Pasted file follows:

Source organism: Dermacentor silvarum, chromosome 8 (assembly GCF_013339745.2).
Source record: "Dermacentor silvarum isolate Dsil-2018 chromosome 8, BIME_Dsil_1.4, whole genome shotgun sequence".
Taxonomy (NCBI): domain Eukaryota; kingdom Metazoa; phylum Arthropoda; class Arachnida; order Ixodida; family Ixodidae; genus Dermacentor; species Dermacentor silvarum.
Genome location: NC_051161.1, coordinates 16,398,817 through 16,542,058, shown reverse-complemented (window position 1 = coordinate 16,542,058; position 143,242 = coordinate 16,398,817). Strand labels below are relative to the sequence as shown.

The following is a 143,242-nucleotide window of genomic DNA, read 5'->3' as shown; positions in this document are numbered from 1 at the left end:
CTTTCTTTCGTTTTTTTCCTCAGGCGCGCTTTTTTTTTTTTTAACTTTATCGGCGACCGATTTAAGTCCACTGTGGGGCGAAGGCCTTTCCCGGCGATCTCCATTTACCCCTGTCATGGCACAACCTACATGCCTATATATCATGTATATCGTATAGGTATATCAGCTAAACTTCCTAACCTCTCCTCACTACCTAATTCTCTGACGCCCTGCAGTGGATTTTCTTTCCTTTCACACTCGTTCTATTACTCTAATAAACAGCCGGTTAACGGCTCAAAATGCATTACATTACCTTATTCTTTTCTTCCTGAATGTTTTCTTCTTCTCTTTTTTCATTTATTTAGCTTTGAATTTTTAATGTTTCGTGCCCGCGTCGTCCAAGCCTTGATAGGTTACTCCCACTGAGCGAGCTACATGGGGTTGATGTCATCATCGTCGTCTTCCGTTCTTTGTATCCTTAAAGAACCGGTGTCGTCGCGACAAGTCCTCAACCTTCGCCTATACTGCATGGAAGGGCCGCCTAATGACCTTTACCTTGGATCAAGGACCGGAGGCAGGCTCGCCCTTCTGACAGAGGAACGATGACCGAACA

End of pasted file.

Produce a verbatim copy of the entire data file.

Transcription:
Source organism: Dermacentor silvarum, chromosome 8 (assembly GCF_013339745.2).
Source record: "Dermacentor silvarum isolate Dsil-2018 chromosome 8, BIME_Dsil_1.4, whole genome shotgun sequence".
Taxonomy (NCBI): domain Eukaryota; kingdom Metazoa; phylum Arthropoda; class Arachnida; order Ixodida; family Ixodidae; genus Dermacentor; species Dermacentor silvarum.
Genome location: NC_051161.1, coordinates 16,398,817 through 16,542,058, shown reverse-complemented (window position 1 = coordinate 16,542,058; position 143,242 = coordinate 16,398,817). Strand labels below are relative to the sequence as shown.

The following is a 143,242-nucleotide window of genomic DNA, read 5'->3' as shown; positions in this document are numbered from 1 at the left end:
CTTTCTTTCGTTTTTTTCCTCAGGCGCGCTTTTTTTTTTTTTAACTTTATCGGCGACCGATTTAAGTCCACTGTGGGGCGAAGGCCTTTCCCGGCGATCTCCATTTACCCCTGTCATGGCACAACCTACATGCCTATATATCATGTATATCGTATAGGTATATCAGCTAAACTTCCTAACCTCTCCTCACTACCTAATTCTCTGACGCCCTGCAGTGGATTTTCTTTCCTTTCACACTCGTTCTATTACTCTAATAAACAGCCGGTTAACGGCTCAAAATGCATTACATTACCTTATTCTTTTCTTCCTGAATGTTTTCTTCTTCTCTTTTTTCATTTATTTAGCTTTGAATTTTTAATGTTTCGTGCCCGCGTCGTCCAAGCCTTGATAGGTTACTCCCACTGAGCGAGCTACATGGGGTTGATGTCATCATCGTCGTCTTCCGTTCTTTGTATCCTTAAAGAACCGGTGTCGTCGCGACAAGTCCTCAACCTTCGCCTATACTGCATGGAAGGGCCGCCTAATGACCTTTACCTTGGATCAAGGACCGGAGGCAGGCTCGCCCTTCTGACAGAGGAACGATGACCGAACA